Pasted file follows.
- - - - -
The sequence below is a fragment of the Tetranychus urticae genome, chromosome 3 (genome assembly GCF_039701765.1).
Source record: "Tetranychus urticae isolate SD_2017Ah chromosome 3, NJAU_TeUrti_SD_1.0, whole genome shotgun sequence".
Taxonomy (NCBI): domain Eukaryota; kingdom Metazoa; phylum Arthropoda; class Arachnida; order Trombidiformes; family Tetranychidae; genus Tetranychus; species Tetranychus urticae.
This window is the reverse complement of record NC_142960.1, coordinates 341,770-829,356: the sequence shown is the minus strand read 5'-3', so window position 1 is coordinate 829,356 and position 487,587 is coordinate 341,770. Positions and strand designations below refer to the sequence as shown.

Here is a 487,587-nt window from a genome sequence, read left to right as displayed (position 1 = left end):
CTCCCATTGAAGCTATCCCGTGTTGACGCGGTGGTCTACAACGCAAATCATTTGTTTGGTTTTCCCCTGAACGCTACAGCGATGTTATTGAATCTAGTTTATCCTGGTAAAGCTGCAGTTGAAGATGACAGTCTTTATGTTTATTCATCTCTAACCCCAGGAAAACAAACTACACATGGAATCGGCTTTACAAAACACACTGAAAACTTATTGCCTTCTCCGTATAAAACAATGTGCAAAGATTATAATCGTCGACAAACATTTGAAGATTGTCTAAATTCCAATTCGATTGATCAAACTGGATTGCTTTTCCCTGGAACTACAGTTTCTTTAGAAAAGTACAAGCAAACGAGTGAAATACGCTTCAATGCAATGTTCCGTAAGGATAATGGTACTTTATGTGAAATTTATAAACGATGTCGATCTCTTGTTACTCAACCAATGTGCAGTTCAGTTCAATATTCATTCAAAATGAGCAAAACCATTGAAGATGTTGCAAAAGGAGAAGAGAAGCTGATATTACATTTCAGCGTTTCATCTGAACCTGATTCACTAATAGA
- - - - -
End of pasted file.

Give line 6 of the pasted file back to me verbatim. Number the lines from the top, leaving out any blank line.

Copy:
CTCCCATTGAAGCTATCCCGTGTTGACGCGGTGGTCTACAACGCAAATCATTTGTTTGGTTTTCCCCTGAACGCTACAGCGATGTTATTGAATCTAGTTTATCCTGGTAAAGCTGCAGTTGAAGATGACAGTCTTTATGTTTATTCATCTCTAACCCCAGGAAAACAAACTACACATGGAATCGGCTTTACAAAACACACTGAAAACTTATTGCCTTCTCCGTATAAAACAATGTGCAAAGATTATAATCGTCGACAAACATTTGAAGATTGTCTAAATTCCAATTCGATTGATCAAACTGGATTGCTTTTCCCTGGAACTACAGTTTCTTTAGAAAAGTACAAGCAAACGAGTGAAATACGCTTCAATGCAATGTTCCGTAAGGATAATGGTACTTTATGTGAAATTTATAAACGATGTCGATCTCTTGTTACTCAACCAATGTGCAGTTCAGTTCAATATTCATTCAAAATGAGCAAAACCATTGAAGATGTTGCAAAAGGAGAAGAGAAGCTGATATTACATTTCAGCGTTTCATCTGAACCTGATTCACTAATAGA